Most CEOs of early-stage ventures face the challenge of finding the trusted guidance and advice to help them run their companies. In larger, later-stage companies, CEOs usually would look to populate their board of directors with outsiders who can play this role. However, in emerging companies, the question of who fills board seats is most often legislated by investors, who usually occupy these seats as well. If CEOs can secure a single outside seat, they are considered to have done well; more than one, and they’re in the vast minority.
Unjust and unfair you say? Should an early-stage board of directors not be comprised of investors? Having invested significant financial capital, investors are now partners in the venture and, as such, need legal standing and a vehicle through which to monitor and nurture their investment. In addition, they have limited partners who have invested in their VC funds. These investors might consider the VC negligent if the VC abdicates the opportunity to sit on the board and be responsible for if and when to exercise legal triggers built into investment documents that safeguard their investments.
Having an investor-dominated board, however, can work against the CEO in several ways:
- When the investor fails to bring the highest level of “best-practices” board attributes—mentorship, strategic vision, constructive devil’s advocacy, financial expertise, door-opening Rolodex, or simply the time required-- to do a good job as a director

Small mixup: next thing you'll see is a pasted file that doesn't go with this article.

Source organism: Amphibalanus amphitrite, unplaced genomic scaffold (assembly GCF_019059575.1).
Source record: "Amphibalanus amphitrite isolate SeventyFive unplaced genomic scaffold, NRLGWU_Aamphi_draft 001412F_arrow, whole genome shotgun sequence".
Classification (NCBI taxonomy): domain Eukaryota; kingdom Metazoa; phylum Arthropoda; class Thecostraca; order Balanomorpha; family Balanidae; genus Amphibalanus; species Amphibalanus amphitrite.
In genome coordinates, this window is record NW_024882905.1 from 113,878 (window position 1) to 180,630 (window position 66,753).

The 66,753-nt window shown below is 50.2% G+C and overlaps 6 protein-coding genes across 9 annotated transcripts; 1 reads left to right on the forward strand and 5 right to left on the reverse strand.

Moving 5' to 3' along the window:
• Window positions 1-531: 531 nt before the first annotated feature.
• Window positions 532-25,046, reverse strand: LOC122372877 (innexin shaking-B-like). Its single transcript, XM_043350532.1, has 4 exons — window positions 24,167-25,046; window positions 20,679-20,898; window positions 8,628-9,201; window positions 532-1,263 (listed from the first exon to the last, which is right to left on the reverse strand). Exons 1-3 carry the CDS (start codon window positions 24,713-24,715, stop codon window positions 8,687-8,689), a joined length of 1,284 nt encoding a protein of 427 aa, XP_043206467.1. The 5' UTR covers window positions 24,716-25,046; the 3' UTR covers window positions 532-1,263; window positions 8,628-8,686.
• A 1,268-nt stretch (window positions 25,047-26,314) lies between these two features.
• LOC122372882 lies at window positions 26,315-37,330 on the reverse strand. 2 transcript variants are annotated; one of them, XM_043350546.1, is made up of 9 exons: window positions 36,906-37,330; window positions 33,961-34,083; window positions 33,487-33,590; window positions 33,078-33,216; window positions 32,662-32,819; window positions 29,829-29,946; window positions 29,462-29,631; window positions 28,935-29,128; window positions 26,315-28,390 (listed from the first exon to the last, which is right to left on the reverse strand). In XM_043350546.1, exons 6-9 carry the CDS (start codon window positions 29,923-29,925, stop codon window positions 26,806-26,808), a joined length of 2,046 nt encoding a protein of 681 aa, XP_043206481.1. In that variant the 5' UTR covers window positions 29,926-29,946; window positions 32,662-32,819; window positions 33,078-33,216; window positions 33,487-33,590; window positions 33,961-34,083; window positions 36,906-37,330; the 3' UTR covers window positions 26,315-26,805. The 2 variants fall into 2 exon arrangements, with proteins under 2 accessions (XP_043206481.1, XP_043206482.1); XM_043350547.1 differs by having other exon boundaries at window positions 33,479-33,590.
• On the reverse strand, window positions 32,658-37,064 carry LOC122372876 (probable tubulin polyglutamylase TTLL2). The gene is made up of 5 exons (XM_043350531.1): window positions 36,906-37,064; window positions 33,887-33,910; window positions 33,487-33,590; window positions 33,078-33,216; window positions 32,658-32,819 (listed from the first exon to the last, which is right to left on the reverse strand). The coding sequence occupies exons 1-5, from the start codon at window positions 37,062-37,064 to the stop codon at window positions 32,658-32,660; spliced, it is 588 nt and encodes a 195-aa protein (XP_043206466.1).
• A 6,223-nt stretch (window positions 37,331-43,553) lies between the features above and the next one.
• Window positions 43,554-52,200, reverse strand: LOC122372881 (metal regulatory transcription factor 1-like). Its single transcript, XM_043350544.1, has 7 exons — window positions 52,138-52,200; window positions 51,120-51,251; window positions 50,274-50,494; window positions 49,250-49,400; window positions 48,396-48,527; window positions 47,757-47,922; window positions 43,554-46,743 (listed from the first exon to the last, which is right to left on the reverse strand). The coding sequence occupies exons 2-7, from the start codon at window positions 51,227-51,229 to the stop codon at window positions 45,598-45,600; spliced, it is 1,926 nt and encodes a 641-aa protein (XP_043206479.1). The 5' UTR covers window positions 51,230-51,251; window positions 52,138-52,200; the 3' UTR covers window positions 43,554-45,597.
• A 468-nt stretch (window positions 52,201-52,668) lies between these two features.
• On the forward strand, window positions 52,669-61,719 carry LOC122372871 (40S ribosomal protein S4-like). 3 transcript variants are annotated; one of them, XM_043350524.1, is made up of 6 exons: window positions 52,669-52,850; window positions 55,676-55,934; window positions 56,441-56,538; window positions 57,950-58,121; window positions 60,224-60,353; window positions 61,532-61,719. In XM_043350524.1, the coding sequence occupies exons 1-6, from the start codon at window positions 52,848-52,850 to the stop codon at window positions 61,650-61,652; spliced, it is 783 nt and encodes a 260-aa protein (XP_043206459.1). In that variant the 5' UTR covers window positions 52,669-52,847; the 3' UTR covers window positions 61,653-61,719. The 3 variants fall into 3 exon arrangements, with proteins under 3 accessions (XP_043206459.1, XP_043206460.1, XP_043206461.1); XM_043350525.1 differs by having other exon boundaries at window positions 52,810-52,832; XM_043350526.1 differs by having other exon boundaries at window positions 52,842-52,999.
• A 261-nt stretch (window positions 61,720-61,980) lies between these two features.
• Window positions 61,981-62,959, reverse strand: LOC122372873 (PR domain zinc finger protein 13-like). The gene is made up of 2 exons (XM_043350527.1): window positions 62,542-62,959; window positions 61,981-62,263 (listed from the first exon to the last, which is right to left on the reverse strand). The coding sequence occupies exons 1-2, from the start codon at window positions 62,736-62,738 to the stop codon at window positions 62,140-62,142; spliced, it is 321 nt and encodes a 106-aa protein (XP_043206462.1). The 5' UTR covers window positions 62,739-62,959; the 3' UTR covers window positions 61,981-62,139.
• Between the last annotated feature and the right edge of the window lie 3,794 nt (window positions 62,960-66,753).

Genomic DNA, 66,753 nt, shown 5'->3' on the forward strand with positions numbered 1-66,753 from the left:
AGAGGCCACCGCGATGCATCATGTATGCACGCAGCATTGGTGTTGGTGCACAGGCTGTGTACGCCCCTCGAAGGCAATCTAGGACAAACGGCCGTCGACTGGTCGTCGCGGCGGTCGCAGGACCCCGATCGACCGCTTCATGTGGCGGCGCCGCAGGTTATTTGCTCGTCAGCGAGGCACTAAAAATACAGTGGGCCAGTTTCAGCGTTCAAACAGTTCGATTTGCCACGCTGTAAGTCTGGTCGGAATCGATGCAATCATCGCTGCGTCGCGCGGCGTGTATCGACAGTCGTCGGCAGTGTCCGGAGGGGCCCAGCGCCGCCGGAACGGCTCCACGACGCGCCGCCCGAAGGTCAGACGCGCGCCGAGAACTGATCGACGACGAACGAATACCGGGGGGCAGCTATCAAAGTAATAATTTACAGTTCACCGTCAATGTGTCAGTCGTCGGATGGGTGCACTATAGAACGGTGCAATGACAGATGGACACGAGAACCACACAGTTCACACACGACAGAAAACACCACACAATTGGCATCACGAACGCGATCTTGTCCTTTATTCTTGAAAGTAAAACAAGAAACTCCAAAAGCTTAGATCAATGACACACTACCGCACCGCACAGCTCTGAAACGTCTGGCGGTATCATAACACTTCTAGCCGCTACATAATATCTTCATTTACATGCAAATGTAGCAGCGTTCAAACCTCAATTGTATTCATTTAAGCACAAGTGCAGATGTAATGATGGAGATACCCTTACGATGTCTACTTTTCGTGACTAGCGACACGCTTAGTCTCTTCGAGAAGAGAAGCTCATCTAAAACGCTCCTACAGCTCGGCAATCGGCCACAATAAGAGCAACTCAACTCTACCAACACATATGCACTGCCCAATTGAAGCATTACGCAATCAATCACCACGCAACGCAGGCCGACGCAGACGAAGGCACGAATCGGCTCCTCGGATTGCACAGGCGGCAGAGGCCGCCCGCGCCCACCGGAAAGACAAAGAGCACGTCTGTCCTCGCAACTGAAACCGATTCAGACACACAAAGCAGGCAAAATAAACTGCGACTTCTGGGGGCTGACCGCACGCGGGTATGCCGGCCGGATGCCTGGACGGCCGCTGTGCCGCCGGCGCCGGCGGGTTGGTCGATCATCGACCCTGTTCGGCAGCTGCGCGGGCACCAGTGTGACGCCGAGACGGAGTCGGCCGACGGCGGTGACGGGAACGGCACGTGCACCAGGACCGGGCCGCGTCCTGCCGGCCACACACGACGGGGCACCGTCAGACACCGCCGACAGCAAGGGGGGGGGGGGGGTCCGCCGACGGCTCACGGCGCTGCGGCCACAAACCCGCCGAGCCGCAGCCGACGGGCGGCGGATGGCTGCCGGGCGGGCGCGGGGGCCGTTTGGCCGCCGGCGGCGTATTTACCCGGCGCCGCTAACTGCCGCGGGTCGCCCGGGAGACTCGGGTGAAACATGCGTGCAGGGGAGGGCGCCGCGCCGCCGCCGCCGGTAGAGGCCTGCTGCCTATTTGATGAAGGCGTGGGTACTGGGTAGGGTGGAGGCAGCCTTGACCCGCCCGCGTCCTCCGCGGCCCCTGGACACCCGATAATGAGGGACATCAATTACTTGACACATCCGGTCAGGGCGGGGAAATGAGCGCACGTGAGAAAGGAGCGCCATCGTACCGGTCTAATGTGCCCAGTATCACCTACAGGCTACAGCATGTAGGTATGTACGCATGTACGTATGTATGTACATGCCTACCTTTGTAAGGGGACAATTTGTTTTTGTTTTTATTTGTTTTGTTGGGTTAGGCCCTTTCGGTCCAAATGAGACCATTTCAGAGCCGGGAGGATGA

- When the investor(s) is naturally conflicted by simultaneously trying to look after their investment in the company and also the best interests of all shareholders (all other investors regardless of which round of investment along with founders and other employee shareholders). This can manifest itself in conflicts regarding company business strategy, valuation, exit strategy, and exit timing among many others.
So if the board of directors early on is often (for good reason) locked up with investors, and these directors frequently aren’t providing the “best and highest use” in their board seats, what are the alternatives for the guidance, mentorship, and strategic input and connections needed to optimize the probability of a CEO and their emerging company’s success? Often a “shadow board” is the solution, otherwise known as Strategic Advisory Board. The potential benefits for the CEO of a Strategic Advisory Board (SAB) include the following:
- Little if no limit to the number of seats at the advisory board table
- Little or no liability for advisors regarding legal fiduciary responsibilities involved in corporate governance
- Little or no oversight by the board of directors regarding selection of, number of, or use of an SAB
- Little mandated structure for frequency or content of SAB meetings
- Lower cost to employ SAB members
Note that ultimately, the SAB and the BoD are likely to converge as the company moves into a later growth stage.
For a closer look at the differences and benefits of each, here is a comparison of the characteristics of the traditional board of directors versus the strategic advisory board: